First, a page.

Sorrow to Healing

Only yesterday on one of the earliest spring days, I hiked my way into six inches of unexpected new snow. There’s nothing like it—clean, crisp whiteness. It was so fluffy it almost defied our footprints, moving to the side to let me and my buddy pass. My buddy scooped handfuls to eat—probably a teaspoon or two of water from a handful or two of snow.

What struck me most was the thought of healing. We’re in a time of great sorrow (and that’s likely always true somewhere for someone). Where’s the promised healing?

Crowder sings it best here (click to listen courtesy of Spotify).

Come out of sadness
From wherever you’ve been
Come broken hearted
Let rescue begin
Come find your mercy
Oh sinner come kneel
Earth has no sorrow
That heaven can’t heal

It was a morning of brightness and utter purity.  Heaven’s gift covered all, fed all, and brightened the world. At least that’s what I saw and will continue seeking in the days ahead—whether tough, easy, or in between.

One of my favorite thoughts comes from scripture, and it’s about my favorite person—Jesus Christ.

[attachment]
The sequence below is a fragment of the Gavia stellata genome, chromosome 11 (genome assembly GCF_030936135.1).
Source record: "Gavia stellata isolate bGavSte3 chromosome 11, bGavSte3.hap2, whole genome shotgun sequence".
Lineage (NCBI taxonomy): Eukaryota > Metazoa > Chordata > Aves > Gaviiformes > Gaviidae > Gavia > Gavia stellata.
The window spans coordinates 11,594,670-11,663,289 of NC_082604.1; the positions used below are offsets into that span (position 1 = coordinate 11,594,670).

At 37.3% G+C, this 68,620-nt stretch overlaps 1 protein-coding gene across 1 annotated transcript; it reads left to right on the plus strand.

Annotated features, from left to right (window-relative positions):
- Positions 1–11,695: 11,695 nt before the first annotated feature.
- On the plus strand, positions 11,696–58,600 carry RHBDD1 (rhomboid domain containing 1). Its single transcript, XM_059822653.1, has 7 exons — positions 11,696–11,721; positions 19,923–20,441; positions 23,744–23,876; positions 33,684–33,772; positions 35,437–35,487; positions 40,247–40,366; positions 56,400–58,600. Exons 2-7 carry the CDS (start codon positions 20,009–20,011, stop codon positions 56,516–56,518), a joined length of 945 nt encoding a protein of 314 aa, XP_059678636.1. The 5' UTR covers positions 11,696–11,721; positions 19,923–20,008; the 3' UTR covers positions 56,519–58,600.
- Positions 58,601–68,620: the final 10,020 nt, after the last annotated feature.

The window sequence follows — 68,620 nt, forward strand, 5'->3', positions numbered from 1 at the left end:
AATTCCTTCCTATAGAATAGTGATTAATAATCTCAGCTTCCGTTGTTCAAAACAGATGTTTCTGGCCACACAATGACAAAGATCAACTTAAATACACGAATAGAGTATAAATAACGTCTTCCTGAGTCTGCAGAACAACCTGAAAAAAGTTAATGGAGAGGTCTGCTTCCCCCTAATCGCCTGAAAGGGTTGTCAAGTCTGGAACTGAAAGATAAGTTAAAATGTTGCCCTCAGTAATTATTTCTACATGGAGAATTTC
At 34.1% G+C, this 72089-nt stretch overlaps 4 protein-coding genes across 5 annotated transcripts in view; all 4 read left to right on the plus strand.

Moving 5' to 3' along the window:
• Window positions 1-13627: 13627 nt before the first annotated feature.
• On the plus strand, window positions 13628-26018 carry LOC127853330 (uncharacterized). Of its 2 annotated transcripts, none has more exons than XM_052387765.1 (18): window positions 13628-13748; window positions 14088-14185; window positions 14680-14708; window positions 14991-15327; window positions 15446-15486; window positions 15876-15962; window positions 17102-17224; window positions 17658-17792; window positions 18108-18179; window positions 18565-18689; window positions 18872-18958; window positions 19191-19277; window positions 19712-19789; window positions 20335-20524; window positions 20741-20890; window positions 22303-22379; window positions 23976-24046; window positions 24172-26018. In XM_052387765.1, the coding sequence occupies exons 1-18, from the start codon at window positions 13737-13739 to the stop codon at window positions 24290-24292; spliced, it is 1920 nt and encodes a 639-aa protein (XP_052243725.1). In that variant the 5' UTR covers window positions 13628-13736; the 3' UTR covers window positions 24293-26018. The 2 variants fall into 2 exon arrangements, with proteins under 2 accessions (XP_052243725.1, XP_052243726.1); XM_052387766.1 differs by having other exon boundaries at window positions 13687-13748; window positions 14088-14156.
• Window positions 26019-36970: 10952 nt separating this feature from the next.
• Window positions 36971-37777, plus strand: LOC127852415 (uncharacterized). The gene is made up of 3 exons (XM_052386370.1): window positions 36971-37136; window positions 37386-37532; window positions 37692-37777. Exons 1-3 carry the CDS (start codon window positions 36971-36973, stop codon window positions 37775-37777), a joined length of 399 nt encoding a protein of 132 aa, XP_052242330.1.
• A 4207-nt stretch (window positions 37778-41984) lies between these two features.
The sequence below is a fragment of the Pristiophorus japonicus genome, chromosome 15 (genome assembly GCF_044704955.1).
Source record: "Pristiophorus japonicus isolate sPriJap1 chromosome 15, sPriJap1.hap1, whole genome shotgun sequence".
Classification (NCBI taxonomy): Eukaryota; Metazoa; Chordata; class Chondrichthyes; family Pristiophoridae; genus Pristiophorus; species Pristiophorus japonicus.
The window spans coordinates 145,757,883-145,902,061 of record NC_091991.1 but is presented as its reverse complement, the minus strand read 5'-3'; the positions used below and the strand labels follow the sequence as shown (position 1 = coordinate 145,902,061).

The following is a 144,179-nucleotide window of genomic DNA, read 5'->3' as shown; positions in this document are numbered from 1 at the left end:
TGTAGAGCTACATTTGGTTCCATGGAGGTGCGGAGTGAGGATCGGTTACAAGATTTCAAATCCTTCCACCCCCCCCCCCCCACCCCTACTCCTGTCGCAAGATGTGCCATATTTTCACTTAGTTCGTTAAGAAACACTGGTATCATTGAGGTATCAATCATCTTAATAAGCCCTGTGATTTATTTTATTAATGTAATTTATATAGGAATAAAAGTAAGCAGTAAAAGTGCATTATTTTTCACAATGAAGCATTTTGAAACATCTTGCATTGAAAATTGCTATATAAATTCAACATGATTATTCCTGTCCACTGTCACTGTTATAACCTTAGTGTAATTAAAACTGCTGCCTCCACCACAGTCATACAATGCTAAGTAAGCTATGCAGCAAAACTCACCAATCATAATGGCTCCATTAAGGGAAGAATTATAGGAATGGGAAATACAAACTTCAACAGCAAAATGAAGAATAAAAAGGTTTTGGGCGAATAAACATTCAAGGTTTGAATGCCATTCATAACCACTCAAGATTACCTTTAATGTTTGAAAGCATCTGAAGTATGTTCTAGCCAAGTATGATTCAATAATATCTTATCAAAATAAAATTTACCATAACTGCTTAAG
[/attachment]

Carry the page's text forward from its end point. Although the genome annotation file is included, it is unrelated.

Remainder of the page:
And he shall go forth, suffering pains and afflictions and temptations of every kind; and this that the word might be fulfilled which saith he will take upon him the pains and the sicknesses of his people. And he will take upon him death, that he may loose the bands of death which bind his people; and he will take upon him their infirmities, that his bowels may be filled with mercy, according to the flesh, that he may know according to the flesh how to succor his people according to their infirmities. (Alma 7:11-12)

The boldest thought ever may be “that he may know according to the flesh how to succor his people according to their infirmities.” Sorrow to succor. Succor is comfort. Comfort may the only healing available–today, that is. What tomorrow brings is sure to be something, as a friend of mine always says. We will know then. But for today, I’ll seek succor.

The new snow is probably gone today, replaced by green buds eager to bust out of Mother Earth and take us toward summer. Looking ahead, I see succor.